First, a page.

I am so excited to share this interview! The B.R.A.G. Medallion is a hallmark of quality in self-published books, and several of my awesome clients have been awarded this honor. IndieBRAG interviewed me earlier this year about cover design, and I was thrilled to be invited back to talk about editing. I'm sharing a handful of questions here, but there are many more, and I'd love for you to head on over to the indieBRAG blog and check it out!
How did you get into editing?
I was having a bit of a professional crisis in the corporate world, unsatisfied with my job, but in a down economy, there were not a lot of appealing options available. So I asked myself: If you could do whatever you wanted to do, what would it be? And I said: Well, I want to read books all day, but who’s gonna pay me to do that? At that point, I had an established book review blog and a growing network of readers and writers. So I started doing a little research and discovered there was a market for editors in the booming business of self-publishing. But not coming from a publishing background, I didn’t have the credentials to properly get started, so I enrolled in the Copyediting Certificate Program at the University of California San Diego and spent the next eighteen months getting valuable, intensive training in the art of copyediting. And as a book reviewer, I felt I had a pretty good eye for determining what did and did not work in the books I read, so I decided to offer developmental editing as well. I have been so very fortunate in that I was well received from the very beginning and had a great network of friends in the industry to refer clients to me. I have been editing full-time since 2011.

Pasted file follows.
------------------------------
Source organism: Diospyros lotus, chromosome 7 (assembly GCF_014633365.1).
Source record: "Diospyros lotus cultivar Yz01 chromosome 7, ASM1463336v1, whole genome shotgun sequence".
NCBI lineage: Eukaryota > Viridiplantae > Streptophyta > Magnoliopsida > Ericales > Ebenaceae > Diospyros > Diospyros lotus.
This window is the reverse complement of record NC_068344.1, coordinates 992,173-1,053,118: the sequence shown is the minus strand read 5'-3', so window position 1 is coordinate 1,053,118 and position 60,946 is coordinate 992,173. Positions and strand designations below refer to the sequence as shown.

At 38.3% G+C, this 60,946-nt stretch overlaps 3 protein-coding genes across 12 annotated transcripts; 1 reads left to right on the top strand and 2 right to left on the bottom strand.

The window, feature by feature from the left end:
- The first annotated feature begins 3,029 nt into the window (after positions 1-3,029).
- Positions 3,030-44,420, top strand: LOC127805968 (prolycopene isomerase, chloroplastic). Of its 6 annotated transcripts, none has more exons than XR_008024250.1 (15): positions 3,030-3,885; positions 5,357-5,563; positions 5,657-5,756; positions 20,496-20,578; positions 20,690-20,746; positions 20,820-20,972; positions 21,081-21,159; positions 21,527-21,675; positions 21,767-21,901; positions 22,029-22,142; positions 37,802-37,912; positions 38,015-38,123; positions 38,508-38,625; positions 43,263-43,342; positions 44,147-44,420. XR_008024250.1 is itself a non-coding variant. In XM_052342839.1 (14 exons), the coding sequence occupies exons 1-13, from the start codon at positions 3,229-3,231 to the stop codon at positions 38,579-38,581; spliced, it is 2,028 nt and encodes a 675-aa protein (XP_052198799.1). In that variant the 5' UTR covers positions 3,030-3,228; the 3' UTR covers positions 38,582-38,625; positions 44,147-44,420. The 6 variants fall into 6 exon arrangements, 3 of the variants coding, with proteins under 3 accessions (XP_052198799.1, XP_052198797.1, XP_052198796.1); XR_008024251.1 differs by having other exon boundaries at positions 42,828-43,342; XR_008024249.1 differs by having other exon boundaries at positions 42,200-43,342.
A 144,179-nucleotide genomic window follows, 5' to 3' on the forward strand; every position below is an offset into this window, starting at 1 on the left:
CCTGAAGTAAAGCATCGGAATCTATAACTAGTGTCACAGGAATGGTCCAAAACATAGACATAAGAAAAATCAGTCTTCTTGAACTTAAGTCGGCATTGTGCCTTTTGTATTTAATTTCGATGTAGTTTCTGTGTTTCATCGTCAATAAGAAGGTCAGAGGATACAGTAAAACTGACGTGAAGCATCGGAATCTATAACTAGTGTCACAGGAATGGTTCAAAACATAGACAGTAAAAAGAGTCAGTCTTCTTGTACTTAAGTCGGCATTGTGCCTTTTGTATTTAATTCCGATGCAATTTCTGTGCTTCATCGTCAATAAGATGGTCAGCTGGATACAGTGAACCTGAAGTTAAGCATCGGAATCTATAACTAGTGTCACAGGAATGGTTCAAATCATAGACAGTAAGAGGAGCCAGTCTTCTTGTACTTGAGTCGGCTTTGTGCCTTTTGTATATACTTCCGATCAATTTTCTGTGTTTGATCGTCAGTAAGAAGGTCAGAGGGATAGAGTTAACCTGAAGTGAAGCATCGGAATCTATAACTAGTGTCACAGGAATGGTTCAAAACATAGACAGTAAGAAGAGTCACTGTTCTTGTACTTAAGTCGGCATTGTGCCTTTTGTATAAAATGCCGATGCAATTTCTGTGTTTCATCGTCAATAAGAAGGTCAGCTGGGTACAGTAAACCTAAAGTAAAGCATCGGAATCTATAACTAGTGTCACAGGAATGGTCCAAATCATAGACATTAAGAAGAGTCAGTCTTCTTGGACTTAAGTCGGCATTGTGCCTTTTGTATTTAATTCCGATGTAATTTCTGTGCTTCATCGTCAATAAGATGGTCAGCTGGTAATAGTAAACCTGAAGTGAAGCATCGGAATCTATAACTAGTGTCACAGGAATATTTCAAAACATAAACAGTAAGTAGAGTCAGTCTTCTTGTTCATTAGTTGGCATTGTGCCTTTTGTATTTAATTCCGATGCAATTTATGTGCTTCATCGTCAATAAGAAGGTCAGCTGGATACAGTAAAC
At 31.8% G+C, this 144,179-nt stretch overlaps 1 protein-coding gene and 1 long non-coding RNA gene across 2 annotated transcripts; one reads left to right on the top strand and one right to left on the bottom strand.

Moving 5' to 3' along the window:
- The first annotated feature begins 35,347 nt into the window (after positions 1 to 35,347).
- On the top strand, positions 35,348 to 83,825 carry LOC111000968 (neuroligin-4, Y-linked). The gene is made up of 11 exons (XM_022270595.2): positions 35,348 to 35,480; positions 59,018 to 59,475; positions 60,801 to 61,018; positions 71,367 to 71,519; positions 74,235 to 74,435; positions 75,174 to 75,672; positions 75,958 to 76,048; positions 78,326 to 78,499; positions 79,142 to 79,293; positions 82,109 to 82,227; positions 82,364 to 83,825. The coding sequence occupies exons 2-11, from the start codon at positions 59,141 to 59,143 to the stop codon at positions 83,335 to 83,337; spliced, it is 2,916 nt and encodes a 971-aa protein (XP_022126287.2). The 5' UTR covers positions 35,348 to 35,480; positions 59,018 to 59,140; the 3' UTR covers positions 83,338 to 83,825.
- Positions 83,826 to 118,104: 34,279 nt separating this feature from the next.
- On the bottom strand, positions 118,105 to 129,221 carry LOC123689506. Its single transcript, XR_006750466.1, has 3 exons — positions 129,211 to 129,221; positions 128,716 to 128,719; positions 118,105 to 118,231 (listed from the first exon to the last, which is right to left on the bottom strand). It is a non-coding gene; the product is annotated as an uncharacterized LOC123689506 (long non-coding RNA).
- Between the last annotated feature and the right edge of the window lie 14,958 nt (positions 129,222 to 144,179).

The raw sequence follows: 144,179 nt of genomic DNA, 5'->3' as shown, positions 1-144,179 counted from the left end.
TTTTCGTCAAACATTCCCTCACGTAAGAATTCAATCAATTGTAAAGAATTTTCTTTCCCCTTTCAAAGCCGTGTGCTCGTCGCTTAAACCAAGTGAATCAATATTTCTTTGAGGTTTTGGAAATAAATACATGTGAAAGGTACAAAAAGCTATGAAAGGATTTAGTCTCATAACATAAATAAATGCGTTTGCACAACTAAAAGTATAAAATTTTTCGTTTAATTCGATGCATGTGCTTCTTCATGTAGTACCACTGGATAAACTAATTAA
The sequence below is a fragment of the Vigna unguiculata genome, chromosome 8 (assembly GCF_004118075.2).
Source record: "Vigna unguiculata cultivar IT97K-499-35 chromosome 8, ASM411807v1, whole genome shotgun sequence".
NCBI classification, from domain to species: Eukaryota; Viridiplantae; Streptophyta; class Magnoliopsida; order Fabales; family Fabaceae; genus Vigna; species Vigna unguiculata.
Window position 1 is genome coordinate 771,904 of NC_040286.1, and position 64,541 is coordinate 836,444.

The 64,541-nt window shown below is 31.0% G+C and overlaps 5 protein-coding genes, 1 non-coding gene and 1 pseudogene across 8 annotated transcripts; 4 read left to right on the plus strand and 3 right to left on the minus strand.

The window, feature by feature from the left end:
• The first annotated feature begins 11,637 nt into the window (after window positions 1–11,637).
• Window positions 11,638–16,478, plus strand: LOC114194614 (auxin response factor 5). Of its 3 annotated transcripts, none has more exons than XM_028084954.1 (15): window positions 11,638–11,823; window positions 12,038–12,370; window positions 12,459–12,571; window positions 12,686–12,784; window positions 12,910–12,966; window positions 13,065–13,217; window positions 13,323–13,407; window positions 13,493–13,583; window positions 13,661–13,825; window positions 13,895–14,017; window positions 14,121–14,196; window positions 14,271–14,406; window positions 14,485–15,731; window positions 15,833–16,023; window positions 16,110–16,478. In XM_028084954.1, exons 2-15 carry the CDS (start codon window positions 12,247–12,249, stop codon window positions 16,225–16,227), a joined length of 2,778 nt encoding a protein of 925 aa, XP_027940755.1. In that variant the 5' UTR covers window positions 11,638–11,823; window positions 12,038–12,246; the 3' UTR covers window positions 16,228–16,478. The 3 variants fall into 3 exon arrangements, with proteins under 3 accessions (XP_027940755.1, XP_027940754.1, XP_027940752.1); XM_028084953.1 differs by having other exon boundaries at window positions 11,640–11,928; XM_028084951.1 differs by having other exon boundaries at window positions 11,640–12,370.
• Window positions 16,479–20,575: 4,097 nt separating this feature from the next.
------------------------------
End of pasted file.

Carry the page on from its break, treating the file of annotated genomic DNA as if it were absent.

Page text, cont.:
What is the importance of writers having their work edited?
If a writer is serious about their craft and wants to have a long and successful career in publishing, it’s so important to enlist the help of professionals. If you’re going to query agents and publishers in the hopes of a traditional publishing contract, you have to do everything in your power to stand out against the competition, and that often means getting a lot of feedback before you’re ready to hit the send button with that final draft. A professional editor can offer objective advice based on years of experience and market knowledge that critique partners often can’t provide on their own. And if you’re self-publishing, you owe it to your readers to provide them with the best possible reading experience. I can’t speak for all readers, but I know when I’ve purchased a book only to discover that it’s full of errors that could easily have been corrected in a copyedit, I feel like that author was just after my money and not invested in establishing a lasting relationship with me as a fan of their books. In self-publishing, that old adage has never been more true—you only get one chance to make a first impression.
What are your goals as an editor?
My goal is always to help an author put out the best book they possibly can and to support them however I can, whether they’re self-publishing or seeking traditional publication.
Click here to read the full interview!